9. Yep. We are brothers of different mothers. I've worried at times that I would really miss the work, and the client relationships and the income. But as time goes by, I really find myself wanting to be relieved of the burdens of the work. I can't recall the last time that I did not end up with a trial scheduled for the week after New Years, destroying the holidays because I needed prep time. I haven't had a vacation in 30 years without a call from a client or an insurance company, evidently unable to process the "out of office" announcement on my email, and determined to get what they need from me even though I'm 1500 miles from home and not carrying a computer. I want to put my wife first for a change, and concentrate on some "Us" time. Two weeks ago, in a state of pure frustration, I "fired" one of my oldest clients. Repeated demands to cut rates, more and more onerous billing guidelines and restrictions, massive turn-over and loss of personal working relationships, bean counters with absolutely no understanding of litigation or the risk factors inherent in the cases, and unreasonable demands on my time finally broke the camel's back. Much to my surprise, I felt good after I did it. A pretty clear indicator that it was long overdue. So, I'm working on winding up cases, collecting long overdue receivables, and prepping my partners for my imminent exit. By the time it's warmer weather, I intend to be officially retired and on the beach. And it's about time. Like you, I never want my life controlled again by arbitrary scheduling orders from the Court or last minute motions from opponents. We did not work hard all of these years not to be free at the end. When I graduated from high school in 1970, we all had a quote under our class pictures, expressing our hopes for our lives ahead. Mine was "To be rich, powerful and free". It's too late to become rich or powerful, but free is still within my reach, and I'm going for it. LL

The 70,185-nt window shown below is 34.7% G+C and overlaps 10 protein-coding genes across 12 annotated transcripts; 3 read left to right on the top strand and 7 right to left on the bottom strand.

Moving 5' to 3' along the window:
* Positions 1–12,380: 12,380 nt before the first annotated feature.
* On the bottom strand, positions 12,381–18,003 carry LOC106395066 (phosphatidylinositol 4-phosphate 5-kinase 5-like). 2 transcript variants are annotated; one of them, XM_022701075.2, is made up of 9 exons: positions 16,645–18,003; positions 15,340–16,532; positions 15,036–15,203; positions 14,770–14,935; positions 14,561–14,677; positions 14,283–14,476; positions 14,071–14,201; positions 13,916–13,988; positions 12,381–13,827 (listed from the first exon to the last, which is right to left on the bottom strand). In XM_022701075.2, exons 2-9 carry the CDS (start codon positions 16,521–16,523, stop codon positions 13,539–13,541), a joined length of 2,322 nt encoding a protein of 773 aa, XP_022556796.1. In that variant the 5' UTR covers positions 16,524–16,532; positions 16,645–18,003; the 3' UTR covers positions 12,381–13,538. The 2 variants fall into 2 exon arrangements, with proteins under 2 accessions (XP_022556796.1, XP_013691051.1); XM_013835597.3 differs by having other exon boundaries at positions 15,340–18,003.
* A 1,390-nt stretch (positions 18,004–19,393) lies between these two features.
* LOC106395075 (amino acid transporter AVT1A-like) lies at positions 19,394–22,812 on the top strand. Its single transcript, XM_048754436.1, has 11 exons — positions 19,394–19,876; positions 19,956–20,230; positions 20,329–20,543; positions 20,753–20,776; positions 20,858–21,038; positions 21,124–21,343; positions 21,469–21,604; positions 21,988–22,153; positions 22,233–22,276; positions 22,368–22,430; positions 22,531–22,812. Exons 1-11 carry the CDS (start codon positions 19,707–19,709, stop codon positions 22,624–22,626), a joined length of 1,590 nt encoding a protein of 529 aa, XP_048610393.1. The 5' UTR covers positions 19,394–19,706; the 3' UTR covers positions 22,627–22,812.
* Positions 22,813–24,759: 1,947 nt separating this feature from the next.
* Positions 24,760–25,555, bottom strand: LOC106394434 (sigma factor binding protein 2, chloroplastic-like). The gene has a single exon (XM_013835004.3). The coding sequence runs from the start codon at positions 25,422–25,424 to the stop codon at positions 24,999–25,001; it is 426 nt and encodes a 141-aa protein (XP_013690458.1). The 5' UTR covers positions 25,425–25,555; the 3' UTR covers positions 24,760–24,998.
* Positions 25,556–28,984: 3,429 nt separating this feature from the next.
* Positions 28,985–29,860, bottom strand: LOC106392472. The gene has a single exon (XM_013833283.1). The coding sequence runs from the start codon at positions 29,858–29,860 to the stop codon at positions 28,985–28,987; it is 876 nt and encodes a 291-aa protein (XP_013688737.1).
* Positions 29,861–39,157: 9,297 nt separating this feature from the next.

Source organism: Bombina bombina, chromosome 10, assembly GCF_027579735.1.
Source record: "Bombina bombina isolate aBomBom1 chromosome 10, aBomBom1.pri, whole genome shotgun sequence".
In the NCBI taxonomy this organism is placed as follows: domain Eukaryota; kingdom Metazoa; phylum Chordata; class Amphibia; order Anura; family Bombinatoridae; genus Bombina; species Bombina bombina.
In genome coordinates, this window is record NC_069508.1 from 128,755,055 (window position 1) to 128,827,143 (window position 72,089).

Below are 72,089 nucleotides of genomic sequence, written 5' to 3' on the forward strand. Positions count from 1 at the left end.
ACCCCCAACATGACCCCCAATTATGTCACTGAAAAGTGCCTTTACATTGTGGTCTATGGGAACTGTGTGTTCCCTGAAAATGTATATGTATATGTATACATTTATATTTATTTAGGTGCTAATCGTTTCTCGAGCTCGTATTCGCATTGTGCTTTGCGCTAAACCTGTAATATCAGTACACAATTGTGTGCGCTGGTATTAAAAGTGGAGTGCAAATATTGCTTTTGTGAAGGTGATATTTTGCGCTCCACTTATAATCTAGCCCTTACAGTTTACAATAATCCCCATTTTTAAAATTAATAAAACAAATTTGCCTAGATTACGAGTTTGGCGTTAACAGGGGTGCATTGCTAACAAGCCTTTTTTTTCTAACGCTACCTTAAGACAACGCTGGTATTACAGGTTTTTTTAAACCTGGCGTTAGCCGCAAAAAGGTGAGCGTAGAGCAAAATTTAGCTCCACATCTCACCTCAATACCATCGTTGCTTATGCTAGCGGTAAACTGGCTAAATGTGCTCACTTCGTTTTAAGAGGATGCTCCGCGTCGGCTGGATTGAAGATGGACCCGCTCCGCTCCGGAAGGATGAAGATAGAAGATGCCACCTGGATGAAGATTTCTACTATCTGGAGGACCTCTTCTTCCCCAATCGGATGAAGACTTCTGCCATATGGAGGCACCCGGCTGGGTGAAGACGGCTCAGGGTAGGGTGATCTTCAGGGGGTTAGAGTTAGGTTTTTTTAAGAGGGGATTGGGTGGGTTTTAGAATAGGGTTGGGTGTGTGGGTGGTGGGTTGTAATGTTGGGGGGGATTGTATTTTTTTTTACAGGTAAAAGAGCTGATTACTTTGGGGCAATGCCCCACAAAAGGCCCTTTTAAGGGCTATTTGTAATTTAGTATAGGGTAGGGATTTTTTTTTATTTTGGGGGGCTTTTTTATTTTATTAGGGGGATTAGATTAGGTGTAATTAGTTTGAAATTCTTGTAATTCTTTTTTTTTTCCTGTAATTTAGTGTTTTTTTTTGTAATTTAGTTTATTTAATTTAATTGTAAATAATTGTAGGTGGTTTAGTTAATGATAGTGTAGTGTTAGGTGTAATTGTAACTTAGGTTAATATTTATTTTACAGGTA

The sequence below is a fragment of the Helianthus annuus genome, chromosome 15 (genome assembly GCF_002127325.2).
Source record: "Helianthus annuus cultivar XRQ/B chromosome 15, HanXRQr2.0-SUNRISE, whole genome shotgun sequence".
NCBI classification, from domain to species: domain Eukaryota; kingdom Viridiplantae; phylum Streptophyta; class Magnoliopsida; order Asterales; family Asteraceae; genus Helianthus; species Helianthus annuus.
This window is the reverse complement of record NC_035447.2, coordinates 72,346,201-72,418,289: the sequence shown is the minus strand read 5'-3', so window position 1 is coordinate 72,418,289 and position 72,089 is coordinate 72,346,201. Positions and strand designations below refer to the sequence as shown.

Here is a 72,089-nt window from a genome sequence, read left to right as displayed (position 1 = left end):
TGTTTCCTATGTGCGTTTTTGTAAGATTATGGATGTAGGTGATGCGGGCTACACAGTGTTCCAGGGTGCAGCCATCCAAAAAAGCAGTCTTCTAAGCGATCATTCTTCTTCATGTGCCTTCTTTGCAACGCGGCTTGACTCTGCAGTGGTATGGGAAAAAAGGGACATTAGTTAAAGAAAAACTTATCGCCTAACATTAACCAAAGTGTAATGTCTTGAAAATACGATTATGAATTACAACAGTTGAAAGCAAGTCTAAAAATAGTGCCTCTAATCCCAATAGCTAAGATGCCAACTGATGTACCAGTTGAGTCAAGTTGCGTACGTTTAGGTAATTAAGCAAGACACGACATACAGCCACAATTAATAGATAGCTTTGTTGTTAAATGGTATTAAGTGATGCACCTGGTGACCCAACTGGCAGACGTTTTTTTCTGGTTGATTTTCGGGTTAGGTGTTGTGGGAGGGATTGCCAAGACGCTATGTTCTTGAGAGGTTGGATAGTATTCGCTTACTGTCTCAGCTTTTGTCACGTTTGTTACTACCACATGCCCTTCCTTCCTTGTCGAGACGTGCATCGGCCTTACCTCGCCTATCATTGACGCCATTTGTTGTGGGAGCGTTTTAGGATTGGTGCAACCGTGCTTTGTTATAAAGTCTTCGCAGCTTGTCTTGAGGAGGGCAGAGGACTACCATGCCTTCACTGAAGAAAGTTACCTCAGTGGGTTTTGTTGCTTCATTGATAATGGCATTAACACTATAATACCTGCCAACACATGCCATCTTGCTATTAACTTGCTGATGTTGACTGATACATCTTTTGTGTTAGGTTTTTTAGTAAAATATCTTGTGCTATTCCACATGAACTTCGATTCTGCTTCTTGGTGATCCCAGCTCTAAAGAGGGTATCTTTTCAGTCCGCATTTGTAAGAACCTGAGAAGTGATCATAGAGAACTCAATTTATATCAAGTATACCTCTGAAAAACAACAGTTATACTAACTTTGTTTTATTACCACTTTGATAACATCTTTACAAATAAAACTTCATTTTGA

10. Had never seen or heard of sugar gliders before. According to Wiki, MA just legalized possession as pets in 2014. Cute little buggers. LL
  11. I just recently had a similar revelation. There comes a time when it is just not worth it to sacrifice your sleep, your body and your peace of mind for someone else's money. I'm in my 43rd year, and the time to stop is probably within the next 6 months. Five years ago, I thought I would die in harness; now I'm determined to live free as long as I can. LL
  12. Oh...so that's the deal with all those houses up in Coos and Grafton with old washing machines and couches on the front porches....millionaires with camoflage !!! LL
  13. Never heard of any local law enforcement agency using "AFT". Unless it is one of those ghost written books in which the publisher is trying to imitate the style of the deceased originator of the character (Robert B. Parker), I'd suggest that such a typo by Parker is unlikely; he was very sharp on the details, and certainly knew enough about law enforcement (and Boston policing in particular) not to make such a glaring error. I'd suggest an editor error, or a production error. LL ( a great admirer of Parker, and particularly of Jesse Stone, Cole & Hitch)